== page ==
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Work done moving a test charge into conducting shell

  1. Feb 12, 2015 #1
    1. The problem statement, all variables and given/known data

    Ok, so I've read many of the threads on here and they all say the same thing. I think I understand the Gauss Law and the theory behind the spherical shell.

    The question is this:

    Find the WORK done bringing a test charge q from infinity to the center of a spherical shell of thickness T, radius R, and surface charge [itex]\sigma[/itex]. Assume the charge passes through an infinitesimal hole in the shell.

    2. Relevant equations

    [itex]W = q[\phi(inf)-\phi(r)] [/itex]

    3. The attempt at a solution

    [itex]W_{\infty, R+T} = q[\phi(\infty)-\phi(R+T)] = -\phi(R+T) [/itex]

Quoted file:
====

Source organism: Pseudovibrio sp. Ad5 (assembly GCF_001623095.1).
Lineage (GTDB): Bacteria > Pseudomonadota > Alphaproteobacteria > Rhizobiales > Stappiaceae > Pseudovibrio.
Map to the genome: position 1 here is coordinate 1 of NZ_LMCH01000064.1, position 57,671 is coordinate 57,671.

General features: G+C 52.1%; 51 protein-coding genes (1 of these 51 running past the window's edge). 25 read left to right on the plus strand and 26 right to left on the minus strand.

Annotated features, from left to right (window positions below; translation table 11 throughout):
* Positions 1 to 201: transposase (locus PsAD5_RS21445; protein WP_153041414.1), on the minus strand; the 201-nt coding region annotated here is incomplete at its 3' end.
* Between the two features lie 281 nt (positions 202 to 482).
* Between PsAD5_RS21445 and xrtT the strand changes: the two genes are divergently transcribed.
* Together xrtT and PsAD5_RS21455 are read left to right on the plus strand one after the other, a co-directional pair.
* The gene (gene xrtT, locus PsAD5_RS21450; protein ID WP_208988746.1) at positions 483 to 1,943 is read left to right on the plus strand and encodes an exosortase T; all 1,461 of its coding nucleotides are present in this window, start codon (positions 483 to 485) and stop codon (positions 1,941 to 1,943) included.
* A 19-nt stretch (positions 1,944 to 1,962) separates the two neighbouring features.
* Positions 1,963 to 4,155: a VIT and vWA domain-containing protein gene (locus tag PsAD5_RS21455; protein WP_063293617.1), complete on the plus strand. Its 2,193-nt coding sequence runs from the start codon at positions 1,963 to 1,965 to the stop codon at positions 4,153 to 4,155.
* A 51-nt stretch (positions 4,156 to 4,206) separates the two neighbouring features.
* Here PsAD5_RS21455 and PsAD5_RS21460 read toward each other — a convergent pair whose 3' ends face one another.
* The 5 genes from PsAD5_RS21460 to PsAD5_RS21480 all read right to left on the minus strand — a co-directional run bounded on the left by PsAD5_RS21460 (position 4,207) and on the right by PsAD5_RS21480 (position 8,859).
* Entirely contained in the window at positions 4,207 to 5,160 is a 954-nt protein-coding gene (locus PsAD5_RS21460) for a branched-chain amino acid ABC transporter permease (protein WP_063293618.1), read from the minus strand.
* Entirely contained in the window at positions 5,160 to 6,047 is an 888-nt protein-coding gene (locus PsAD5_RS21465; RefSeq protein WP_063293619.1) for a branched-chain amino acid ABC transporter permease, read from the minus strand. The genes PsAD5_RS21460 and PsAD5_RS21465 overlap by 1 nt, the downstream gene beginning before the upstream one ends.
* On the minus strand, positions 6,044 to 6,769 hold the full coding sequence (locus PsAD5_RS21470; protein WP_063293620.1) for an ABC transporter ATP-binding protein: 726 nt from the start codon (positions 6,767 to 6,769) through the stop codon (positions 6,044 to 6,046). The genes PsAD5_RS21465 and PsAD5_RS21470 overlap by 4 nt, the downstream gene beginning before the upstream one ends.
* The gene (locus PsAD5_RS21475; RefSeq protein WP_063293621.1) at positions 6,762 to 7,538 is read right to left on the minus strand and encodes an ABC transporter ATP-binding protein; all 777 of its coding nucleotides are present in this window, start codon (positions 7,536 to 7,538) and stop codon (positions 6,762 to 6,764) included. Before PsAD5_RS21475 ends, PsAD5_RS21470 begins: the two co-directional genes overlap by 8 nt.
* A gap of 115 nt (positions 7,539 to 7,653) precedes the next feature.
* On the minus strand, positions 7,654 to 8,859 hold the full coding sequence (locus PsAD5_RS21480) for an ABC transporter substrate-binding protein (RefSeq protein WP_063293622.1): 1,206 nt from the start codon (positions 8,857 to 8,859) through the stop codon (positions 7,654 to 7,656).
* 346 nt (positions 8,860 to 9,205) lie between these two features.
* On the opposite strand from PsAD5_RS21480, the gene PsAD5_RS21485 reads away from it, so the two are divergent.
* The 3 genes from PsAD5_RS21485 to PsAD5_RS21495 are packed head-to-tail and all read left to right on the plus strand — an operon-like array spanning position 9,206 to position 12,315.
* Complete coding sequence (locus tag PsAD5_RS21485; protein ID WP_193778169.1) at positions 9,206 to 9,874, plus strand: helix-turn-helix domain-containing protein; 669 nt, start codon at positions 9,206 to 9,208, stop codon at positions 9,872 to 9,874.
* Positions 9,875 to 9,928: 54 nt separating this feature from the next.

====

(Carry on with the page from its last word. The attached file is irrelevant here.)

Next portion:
and
    [itex]W_{R+T,0} = q[\phi(R+T)-\phi(0)] = \phi(R+T) [/itex]

    My second equation takes the 'fact' that [itex]E(r) = 0[/itex] inside the shell, resulting in a zero potential.
    The final result is that the total WORK = 0
    This is for a graduate class, and this result seems somewhat trivial. My other assumption is that the test charge induces an electric field inside the shell, but I do not think work can be done by moving the test charge through its own electric field? I could be totally wrong, and that's why I'm asking this question.

    Any help clarifying my result would be greatly appreciated.
     
  2. jcsd
  3. Feb 12, 2015 #2
    The electric field being zero inside the shell does not mean the potential is zero. Recall that electric field is the negative gradient of potential.
     
    Last edited: Feb 12, 2015
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